R22 mln for rural project

2013-08-26 00:00

Funding for game farm approved, to create 80 jobs

WATER and Environmental Affairs Minister Edna Molewa has launched a R22 million Green Fund project in the uPhongolo Local Municipality, KwaZulu-Natal.

Known as “Farming the wild”, the initiative is a community-based project supported by the Green Fund. It aims to green the rural community of Somkhanda through the establishment of the Somkhanda Community Game Reserve.

The Green Fund is a national fund, under the Department of Environmental Affairs and managed by the Development Bank of Southern Africa (DBSA), which supports South Africa’s transition to a green economy. It provides finance to facilitate investment in greening initiatives, such as the establishment of this game reserve.

“The Somkhanda game reserve application for support was successful and is funded to the value of R22 million, as a green economy solution suitable for the rural areas of South Africa.

“It has the potential to be replicated across poor rural areas, with particular potential in Limpopo, Mpumalanga, Eastern Cape and KwaZulu-Natal provinces. The sustainable use and conservation of wild animals and indigenous vegetation resources have the ability to green and transform the poor rural economy of South Africa,” said the department on Friday.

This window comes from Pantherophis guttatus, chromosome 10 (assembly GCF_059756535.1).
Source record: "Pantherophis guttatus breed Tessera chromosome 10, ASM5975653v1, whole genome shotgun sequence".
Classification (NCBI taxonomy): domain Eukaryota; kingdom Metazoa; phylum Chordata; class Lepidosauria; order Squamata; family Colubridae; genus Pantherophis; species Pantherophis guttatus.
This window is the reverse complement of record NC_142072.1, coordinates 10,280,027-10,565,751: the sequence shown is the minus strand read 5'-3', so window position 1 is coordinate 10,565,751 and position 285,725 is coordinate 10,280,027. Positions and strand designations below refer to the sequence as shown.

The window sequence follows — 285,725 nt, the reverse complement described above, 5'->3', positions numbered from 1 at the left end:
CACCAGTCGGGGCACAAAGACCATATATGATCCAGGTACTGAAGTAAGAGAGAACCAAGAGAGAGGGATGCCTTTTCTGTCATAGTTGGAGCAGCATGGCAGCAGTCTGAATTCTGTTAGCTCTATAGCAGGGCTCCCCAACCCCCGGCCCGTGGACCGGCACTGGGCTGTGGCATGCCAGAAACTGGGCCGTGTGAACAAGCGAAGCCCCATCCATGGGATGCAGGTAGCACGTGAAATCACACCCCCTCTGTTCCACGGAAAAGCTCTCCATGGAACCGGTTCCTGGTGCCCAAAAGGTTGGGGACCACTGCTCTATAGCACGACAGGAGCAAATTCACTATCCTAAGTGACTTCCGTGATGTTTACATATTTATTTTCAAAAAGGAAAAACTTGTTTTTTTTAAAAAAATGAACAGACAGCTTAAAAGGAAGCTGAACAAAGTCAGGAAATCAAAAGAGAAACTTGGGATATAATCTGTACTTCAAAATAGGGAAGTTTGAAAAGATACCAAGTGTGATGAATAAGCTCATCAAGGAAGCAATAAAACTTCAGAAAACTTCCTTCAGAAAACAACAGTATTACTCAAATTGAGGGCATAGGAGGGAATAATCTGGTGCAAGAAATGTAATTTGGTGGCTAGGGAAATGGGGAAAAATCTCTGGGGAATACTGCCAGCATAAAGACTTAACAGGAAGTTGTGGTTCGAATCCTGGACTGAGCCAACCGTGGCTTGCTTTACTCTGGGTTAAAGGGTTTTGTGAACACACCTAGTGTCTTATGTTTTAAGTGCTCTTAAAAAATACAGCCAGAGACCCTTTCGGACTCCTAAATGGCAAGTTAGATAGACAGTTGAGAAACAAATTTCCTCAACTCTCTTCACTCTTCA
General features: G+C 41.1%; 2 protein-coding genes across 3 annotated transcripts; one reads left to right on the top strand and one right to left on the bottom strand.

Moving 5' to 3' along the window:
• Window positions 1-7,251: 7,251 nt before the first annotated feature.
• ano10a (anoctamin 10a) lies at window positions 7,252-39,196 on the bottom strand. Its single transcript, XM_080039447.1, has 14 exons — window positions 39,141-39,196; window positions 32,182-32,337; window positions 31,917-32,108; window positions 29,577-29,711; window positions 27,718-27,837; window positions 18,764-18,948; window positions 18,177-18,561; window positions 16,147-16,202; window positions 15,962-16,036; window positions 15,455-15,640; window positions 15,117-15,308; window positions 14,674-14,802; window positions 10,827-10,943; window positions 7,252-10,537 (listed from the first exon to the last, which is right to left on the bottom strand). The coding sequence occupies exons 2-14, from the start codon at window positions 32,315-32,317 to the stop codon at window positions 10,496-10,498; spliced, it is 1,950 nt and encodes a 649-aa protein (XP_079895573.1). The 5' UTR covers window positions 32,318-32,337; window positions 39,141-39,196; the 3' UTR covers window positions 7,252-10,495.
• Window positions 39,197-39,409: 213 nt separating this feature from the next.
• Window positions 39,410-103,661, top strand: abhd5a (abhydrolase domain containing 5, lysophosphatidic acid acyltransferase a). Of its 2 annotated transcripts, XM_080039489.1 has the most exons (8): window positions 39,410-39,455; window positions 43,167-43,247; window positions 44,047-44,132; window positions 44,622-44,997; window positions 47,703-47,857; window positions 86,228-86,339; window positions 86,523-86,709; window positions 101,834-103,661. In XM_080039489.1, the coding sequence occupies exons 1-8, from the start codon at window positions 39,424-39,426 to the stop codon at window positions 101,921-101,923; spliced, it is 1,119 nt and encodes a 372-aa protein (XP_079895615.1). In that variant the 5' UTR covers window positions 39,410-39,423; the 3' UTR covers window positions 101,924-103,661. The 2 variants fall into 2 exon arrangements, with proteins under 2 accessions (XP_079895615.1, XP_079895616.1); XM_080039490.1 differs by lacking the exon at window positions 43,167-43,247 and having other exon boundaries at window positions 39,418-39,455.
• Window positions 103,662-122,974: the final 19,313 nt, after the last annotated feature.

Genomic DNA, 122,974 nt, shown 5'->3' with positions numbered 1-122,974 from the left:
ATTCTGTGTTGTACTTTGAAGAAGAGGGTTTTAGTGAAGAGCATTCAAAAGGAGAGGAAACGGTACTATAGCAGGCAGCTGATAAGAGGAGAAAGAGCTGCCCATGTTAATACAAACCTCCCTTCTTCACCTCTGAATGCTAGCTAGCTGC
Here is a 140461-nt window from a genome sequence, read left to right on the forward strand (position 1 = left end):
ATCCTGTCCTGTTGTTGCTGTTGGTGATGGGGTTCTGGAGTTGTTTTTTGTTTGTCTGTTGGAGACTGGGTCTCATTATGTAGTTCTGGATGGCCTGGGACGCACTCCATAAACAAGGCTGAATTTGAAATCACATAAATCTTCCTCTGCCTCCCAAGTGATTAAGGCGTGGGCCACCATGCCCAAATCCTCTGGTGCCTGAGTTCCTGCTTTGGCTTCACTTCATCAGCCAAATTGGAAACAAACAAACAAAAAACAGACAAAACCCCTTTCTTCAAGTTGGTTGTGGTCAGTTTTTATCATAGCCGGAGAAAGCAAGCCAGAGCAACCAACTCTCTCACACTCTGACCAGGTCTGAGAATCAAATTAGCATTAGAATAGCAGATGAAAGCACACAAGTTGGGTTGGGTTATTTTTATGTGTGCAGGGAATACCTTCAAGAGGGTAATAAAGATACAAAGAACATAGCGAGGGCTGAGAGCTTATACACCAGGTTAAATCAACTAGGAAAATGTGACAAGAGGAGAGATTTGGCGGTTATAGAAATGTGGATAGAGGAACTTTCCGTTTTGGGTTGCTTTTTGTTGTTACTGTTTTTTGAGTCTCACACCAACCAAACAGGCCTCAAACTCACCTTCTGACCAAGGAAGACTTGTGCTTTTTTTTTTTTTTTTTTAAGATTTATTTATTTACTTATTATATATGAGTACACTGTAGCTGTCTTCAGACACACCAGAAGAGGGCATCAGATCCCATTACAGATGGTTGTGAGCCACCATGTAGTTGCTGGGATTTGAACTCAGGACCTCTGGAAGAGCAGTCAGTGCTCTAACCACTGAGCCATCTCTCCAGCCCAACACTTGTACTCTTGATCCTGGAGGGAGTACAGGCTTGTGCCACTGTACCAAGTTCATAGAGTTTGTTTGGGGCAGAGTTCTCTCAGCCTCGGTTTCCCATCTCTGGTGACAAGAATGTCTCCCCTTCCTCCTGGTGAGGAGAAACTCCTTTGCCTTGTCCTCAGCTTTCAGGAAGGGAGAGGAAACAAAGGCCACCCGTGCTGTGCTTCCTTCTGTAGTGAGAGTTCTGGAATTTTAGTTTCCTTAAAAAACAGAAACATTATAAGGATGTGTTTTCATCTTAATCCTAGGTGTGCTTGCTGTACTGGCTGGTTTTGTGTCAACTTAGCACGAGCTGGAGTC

The land on which the game reserve is founded was restored to the community of Somkhanda through the land reform process in 2005. The community decided to place the majority of the land under conservation and create a game reserve that would be an economic engine driving development in the area.

The Somkhanda community has formed partnerships with the Wildlands Conservation Trust and the World Wildlife Fund to guide them in establishing the game reserve.

Through this partnership, various skills development projects have been introduced to members of the community. The Somkhanda game reserve is a participant of the Black Rhino Range Expansion Programme, which introduces rare and endangered black rhino to the reserve.

Some of the game already purchased include buffalo, impala and zebra.

“Revenue can be generated from hunting, live game sales, game products and eco-tourism. The project will create about 80 jobs. Thus far, 28 permanent and 15 temporary jobs have been created,” said the department.

The project will be implemented by the Wildlands Conservation Trust, who will co-ordinate all financial expenditure of the project.

Molewa also launched the South African Green Economy Modelling report, which explores the question of whether equal or higher growth could be achieved with a more sustainable, equitable and resilient economy.

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